Property owners and real-estate lobbyists are taking the Trump administration’s order banning evictions for financially struggling renters to court, launching multiple lawsuits at the federal and local level, according to a report from The Washington Post. Given congressional failures to provide a second stimulus bill, renters and landlords alike find themselves locked in court battles as the former seeks to avoid eviction and the latter aims to recoup business costs. Some landlords have even preemptively begun eviction proceedings for January after an update given by federal officials on Friday said that the eviction process could be started even while the eviction moratorium, which expires at the end of 2020, was still in effect. The National Council of State Housing Agencies predicted American renters may owe as much as $34 billion by the end of the eviction moratorium that invoked federal public health laws, arguing that homelessness would fuel the pandemic’s spread.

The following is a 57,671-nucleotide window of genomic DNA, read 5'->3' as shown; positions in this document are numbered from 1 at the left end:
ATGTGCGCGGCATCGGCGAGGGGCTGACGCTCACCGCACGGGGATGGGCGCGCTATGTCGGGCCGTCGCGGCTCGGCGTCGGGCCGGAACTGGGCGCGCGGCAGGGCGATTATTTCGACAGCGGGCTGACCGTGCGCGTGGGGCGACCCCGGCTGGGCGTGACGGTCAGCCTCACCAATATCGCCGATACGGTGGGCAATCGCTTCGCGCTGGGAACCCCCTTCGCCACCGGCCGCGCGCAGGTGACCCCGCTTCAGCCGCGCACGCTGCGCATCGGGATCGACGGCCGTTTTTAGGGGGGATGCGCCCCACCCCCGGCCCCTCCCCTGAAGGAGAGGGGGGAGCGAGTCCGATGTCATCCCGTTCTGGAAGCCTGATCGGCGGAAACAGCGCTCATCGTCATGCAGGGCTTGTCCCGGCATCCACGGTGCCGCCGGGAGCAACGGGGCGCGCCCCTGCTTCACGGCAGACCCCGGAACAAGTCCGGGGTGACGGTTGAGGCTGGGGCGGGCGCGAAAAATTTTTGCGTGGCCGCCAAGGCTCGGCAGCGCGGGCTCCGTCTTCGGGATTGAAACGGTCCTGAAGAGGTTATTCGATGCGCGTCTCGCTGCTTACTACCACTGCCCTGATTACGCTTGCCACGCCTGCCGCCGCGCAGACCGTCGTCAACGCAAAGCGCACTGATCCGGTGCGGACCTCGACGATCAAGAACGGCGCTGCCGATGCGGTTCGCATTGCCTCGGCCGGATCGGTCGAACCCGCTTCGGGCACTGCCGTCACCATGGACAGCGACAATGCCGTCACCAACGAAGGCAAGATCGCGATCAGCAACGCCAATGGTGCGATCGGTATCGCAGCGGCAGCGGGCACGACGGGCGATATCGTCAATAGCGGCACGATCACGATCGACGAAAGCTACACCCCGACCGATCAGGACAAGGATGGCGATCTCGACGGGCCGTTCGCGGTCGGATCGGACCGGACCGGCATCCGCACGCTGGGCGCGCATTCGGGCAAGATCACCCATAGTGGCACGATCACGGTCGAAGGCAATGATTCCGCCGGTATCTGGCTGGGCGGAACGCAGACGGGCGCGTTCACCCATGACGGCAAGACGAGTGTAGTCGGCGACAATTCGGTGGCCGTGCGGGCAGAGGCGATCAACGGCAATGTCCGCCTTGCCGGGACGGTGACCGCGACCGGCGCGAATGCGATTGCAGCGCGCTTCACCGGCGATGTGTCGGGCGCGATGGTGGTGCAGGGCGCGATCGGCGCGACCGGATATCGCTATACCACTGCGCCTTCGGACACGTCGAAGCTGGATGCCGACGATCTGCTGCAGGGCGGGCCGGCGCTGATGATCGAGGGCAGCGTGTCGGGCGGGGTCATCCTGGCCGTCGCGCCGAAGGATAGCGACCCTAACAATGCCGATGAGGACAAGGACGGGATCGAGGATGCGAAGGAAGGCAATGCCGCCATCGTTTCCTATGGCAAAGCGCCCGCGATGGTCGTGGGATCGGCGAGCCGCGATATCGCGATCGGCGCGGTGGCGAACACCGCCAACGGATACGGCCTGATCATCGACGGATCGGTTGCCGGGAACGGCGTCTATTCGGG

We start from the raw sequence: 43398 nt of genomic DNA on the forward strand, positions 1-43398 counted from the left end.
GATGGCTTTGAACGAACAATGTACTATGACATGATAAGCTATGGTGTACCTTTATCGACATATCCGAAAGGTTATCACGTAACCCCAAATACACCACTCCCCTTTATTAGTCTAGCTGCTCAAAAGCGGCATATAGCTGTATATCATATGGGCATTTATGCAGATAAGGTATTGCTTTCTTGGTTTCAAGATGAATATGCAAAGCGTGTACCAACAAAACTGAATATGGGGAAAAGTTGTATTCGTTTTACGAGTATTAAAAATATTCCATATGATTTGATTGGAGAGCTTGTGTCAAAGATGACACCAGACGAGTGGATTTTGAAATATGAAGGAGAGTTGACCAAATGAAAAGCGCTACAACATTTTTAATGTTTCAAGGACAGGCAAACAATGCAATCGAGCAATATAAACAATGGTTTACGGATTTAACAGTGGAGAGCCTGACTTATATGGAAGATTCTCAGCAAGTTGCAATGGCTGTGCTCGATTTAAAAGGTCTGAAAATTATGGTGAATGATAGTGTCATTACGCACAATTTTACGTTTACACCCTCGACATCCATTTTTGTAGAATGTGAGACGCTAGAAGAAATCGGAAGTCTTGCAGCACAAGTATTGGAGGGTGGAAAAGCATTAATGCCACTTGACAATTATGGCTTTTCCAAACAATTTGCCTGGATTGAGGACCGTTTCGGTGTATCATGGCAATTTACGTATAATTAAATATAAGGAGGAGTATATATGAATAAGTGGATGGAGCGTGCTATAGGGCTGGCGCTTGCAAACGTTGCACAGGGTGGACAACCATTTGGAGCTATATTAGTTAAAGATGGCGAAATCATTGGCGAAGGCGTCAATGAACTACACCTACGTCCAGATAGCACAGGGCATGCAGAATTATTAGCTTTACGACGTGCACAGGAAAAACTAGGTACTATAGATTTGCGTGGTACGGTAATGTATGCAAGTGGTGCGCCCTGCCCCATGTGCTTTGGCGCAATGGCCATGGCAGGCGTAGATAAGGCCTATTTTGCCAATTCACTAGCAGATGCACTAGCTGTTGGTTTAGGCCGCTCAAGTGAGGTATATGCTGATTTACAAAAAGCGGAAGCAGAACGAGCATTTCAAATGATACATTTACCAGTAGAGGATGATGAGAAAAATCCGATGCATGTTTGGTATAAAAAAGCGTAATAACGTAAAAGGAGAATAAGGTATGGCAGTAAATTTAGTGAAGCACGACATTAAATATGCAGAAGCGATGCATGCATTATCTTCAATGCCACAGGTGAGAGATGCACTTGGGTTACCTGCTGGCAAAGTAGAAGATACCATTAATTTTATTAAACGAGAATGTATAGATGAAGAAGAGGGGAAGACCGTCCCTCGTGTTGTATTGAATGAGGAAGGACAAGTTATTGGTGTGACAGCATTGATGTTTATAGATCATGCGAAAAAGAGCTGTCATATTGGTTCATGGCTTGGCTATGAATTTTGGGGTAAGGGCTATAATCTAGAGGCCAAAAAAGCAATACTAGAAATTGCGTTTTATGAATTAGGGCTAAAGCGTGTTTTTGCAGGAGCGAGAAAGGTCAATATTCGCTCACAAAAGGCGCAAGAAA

“To understand, ask yourself the question: Why would a landlord want to start eviction proceedings in October for an eviction that can’t happen until January? The answer: to pressure, scare and intimidate renters into leaving sooner,” said Diane Yentel, president of the National Low Income Housing Coalition.